in comparison. If I step on her toe the moment I meet her, I may have trouble building trust and she may not be able to forgive the klutzy shrink lady. The outcome of our session may not be favorable af all. NOTE: I want to assure you that I am a highly-trained and experienced professional and I seldom step on toes. If I do, I’m usually able to recover the lost trust that such toe-trodding has cost. Don’t worry. “Love Thy Neighbor?” You have to take this in the context of the time it was written. It doesn’t mean you have to extend your friendship or charity to those obnoxious frat boys next door whose week-night parties are still going strong (and loud) at 2 am — no matter how nicely you ask them to cool it. My definition of neighbors in this sense is “Fellow Traveler” who is part of my life — whether work or social — and with whom I have enough empathy to rely upon them and to help them when they need a hand. Organized Religion is a hierarchy — usually a bureaucracy — that devotes a lot of energy to perpetuating, maintaining and legitimizing itself. Over the years my attitude has changed. When I was brought up in a culture of fairly traditional Judaism, I had no choice, as a child, but to soak it up. I remember the joyous discovery — in public school — that children my age of other belief systems were more like me than different.
My family generally tolerated me less as I questioned more. The cultural heritage of my ancestors, I hold in reverence. The intertwined history and mythology, I put in context. I read some near Eastern philosophy in college, like most of my peers did at that time (late 60s and early 70s). My family felt I had somehow culturally degenerated. I felt I had widened my thoughts, sharpened my intellect, expanded my mind. Knowledge was my drug, and I was an addict from an early age. When I first came into a context where folks asked me about child rearing, I basically told them there was nothing wrong with teaching religion to children, but to expect all they were doing was giving their children a structure that might be rejected as they matured For me, a turning point was the reformed Jewish congregation in Minneapolis that determined what my cost of participation would be and basically presented me with a bill. They must have thought I was already a successful neurosurgeon, when I was simply a poor resident physician. On my meager salary, I couldn’t afford to be devout (with them). They wouldn’t budge from their assessment, and I decided to make my religious observances my own private business. Later, I saw a crystal clear difference between public profession of faith — which is more a social and political expression — and private belief. I still think it is a “cheap shot” when a president of the United States– any president regardless of party, as they all profess to be born-again Christians — prays for the camera. At the time of this writing, Pres. Obama is under fire from those who believe he is a Muslim (about 1 in 5 people) and not Christian. As such, his staff is occupied with getting the news out about how often the President prays each day, and how frequently he goes to church. It’s important, they think, to establish his Christian “bonafides” since most of those same Americans believe we are at war with Islam and religion and politics are joined at the hip. Remember how I started out by saying that this is the most religious country in the world? Now, after thirty years of practicing medicine, I have never once heard a patient say that their faith was their exultation, their joy, their well-being. I have heard that it is help with some issues such as abstinence from addictive substances, but only with relapse, which is a frequent problem with or without religion. Brief comfort, dreadful relapse.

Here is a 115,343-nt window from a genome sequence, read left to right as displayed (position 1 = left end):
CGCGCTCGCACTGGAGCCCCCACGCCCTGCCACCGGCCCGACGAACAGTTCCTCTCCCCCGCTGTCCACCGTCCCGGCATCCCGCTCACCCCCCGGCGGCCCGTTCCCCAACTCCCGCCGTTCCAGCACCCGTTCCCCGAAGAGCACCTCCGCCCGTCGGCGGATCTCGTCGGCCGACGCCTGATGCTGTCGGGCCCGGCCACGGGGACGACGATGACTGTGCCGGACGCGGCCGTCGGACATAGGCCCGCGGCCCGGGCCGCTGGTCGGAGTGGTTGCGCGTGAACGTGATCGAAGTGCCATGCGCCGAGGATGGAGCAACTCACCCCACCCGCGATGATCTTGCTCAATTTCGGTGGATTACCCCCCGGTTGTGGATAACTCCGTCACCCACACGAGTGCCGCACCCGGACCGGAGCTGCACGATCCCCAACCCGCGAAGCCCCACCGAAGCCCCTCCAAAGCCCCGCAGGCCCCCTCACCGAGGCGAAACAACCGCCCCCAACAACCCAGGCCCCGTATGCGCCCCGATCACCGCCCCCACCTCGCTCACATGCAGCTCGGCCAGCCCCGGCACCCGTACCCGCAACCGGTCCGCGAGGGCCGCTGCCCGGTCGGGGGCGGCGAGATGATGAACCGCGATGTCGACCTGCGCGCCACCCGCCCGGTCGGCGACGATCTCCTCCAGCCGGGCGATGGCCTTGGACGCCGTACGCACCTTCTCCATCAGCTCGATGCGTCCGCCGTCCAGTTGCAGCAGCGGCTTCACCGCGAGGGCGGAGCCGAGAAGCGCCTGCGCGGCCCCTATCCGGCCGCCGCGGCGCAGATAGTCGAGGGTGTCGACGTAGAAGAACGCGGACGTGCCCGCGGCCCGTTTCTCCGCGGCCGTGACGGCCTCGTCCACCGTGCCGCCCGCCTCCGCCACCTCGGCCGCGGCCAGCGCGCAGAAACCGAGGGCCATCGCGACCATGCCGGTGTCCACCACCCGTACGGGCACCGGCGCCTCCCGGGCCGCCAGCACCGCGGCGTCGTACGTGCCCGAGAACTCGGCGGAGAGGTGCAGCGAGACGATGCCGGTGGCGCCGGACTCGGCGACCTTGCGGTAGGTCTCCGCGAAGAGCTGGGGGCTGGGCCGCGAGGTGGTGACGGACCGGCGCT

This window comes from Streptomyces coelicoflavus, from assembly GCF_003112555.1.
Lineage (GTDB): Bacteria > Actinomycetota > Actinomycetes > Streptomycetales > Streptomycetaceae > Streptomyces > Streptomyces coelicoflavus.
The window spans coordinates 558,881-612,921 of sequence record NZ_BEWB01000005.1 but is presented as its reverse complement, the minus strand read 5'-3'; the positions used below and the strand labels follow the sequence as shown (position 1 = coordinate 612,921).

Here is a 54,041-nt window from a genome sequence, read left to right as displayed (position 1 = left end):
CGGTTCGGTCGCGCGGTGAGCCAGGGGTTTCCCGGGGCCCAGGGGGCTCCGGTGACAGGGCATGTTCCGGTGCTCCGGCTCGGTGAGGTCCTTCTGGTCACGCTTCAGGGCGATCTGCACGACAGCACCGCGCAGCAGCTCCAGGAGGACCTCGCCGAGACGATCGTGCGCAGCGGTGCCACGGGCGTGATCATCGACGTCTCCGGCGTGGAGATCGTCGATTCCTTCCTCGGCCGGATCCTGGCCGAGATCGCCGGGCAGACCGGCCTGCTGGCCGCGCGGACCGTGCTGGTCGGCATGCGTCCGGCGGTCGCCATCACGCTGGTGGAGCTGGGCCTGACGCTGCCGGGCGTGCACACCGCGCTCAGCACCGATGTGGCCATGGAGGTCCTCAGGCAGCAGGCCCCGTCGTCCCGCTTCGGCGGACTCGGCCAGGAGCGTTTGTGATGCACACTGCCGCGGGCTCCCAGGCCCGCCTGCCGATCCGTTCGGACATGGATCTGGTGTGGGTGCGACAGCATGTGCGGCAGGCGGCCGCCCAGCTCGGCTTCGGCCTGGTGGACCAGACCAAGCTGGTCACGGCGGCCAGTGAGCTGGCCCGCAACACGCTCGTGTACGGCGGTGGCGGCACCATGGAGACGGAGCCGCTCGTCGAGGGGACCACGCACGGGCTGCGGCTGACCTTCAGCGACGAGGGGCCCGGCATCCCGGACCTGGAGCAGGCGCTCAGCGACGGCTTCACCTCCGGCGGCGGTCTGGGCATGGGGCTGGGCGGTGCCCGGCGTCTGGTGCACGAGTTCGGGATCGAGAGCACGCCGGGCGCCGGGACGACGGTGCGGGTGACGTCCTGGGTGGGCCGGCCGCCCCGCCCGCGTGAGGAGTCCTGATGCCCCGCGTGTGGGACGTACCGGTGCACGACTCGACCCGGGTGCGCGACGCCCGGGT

The religious community often becomes a “surrogate family” but one with the same problems as a biological family.
I hear about guilt, manipulation, everything that is bad about human institutions.
I have had patients sign releases for me to speak with religious institutions. Perhaps the most serious situation I can think of, was that of an anorectic in her early forties who had been pushed into manic exhaustion by volunteer demands for a church bulletin. Not once but twice I called the minister from the church she would not leave and told him to lay off for the sake of her heart health. He gave me a lecture about how important her contribution to the church mission was.
Ultimately she got a better job, better insurance, and left me.
If the “mythology” of religion that science has not replaced has value, it gets harder for me to find, the longer I practice, the more woes I hear. The key is in this notion of “interpretation.” Just yesterday, at a restaurant,my husband and I (accidentally) sat in a booth next to and overheard an obviously senior religious education professional telling a younger student type that a good religious education is needed so that the Bible can be taught in a non-ambiguous way, and so one can lead the flock well. After all the many years I spent in education, I have never heard such concern over such trivial knowledge — The Misguider leading the Misguided. Unless someone understands ancient Hebrew and Greek, they have no right telling anybody what the Bible says, for translation errors abound.
Greek may be little more than a distant memory, and if I told you what I know about Hebrew translation, maybe the world would explode. This was the perfect example of the hierarchies spending most of their energy preserving themselves. Back to the author of the USA Today piece — Rev. Thomas seems to be comfortable with his hierarchy.
No matter what else you believe in, all religious institutions are run by humans, who mess up these hierarchies at least as much as they do hierarchies of other sorts, like the military and government. But with its easy-to-assimilate mantle of a questionable “divine,” I have started to wonder if organized religion is not the easiest and most secure refuge for those who simply do not apply reason. Or — to paraphrase Dr. Samuel Johnson — “the last refuge of scoundrels.”